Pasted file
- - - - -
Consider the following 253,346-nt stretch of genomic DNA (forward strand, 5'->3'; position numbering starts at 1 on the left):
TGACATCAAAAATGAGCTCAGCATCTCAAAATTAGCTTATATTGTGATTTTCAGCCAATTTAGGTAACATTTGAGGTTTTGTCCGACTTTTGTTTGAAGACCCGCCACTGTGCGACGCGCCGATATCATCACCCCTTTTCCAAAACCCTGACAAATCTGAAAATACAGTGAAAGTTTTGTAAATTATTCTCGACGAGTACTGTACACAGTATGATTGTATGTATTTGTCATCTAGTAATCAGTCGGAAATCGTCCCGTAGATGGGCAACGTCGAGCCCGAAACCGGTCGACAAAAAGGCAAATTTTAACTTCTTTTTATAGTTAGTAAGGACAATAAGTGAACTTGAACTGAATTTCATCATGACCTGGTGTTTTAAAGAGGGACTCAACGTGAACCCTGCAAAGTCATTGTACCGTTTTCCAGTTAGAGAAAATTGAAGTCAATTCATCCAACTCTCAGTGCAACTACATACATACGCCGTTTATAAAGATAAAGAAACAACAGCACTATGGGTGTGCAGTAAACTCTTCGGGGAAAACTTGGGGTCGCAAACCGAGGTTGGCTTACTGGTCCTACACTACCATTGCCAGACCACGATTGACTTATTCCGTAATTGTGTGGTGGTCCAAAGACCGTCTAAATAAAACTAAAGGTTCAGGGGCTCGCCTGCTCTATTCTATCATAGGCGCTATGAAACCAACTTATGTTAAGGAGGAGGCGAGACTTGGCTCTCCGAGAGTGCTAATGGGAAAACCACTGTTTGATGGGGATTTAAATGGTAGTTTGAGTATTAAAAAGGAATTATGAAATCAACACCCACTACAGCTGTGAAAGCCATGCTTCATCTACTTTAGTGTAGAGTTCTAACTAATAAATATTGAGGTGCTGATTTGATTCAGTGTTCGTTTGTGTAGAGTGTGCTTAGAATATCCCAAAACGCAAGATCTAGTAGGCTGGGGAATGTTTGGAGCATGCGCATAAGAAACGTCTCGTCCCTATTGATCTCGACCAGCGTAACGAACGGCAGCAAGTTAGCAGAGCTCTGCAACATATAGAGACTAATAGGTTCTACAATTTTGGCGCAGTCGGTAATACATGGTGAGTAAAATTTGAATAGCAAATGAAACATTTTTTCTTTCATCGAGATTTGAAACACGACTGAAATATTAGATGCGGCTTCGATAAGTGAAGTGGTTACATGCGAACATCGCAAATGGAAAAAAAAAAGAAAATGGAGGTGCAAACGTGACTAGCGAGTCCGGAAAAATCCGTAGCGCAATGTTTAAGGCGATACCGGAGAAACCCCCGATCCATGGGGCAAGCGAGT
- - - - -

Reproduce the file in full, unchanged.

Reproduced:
Consider the following 253,346-nt stretch of genomic DNA (forward strand, 5'->3'; position numbering starts at 1 on the left):
TGACATCAAAAATGAGCTCAGCATCTCAAAATTAGCTTATATTGTGATTTTCAGCCAATTTAGGTAACATTTGAGGTTTTGTCCGACTTTTGTTTGAAGACCCGCCACTGTGCGACGCGCCGATATCATCACCCCTTTTCCAAAACCCTGACAAATCTGAAAATACAGTGAAAGTTTTGTAAATTATTCTCGACGAGTACTGTACACAGTATGATTGTATGTATTTGTCATCTAGTAATCAGTCGGAAATCGTCCCGTAGATGGGCAACGTCGAGCCCGAAACCGGTCGACAAAAAGGCAAATTTTAACTTCTTTTTATAGTTAGTAAGGACAATAAGTGAACTTGAACTGAATTTCATCATGACCTGGTGTTTTAAAGAGGGACTCAACGTGAACCCTGCAAAGTCATTGTACCGTTTTCCAGTTAGAGAAAATTGAAGTCAATTCATCCAACTCTCAGTGCAACTACATACATACGCCGTTTATAAAGATAAAGAAACAACAGCACTATGGGTGTGCAGTAAACTCTTCGGGGAAAACTTGGGGTCGCAAACCGAGGTTGGCTTACTGGTCCTACACTACCATTGCCAGACCACGATTGACTTATTCCGTAATTGTGTGGTGGTCCAAAGACCGTCTAAATAAAACTAAAGGTTCAGGGGCTCGCCTGCTCTATTCTATCATAGGCGCTATGAAACCAACTTATGTTAAGGAGGAGGCGAGACTTGGCTCTCCGAGAGTGCTAATGGGAAAACCACTGTTTGATGGGGATTTAAATGGTAGTTTGAGTATTAAAAAGGAATTATGAAATCAACACCCACTACAGCTGTGAAAGCCATGCTTCATCTACTTTAGTGTAGAGTTCTAACTAATAAATATTGAGGTGCTGATTTGATTCAGTGTTCGTTTGTGTAGAGTGTGCTTAGAATATCCCAAAACGCAAGATCTAGTAGGCTGGGGAATGTTTGGAGCATGCGCATAAGAAACGTCTCGTCCCTATTGATCTCGACCAGCGTAACGAACGGCAGCAAGTTAGCAGAGCTCTGCAACATATAGAGACTAATAGGTTCTACAATTTTGGCGCAGTCGGTAATACATGGTGAGTAAAATTTGAATAGCAAATGAAACATTTTTTCTTTCATCGAGATTTGAAACACGACTGAAATATTAGATGCGGCTTCGATAAGTGAAGTGGTTACATGCGAACATCGCAAATGGAAAAAAAAAAGAAAATGGAGGTGCAAACGTGACTAGCGAGTCCGGAAAAATCCGTAGCGCAATGTTTAAGGCGATACCGGAGAAACCCCCGATCCATGGGGCAAGCGAGT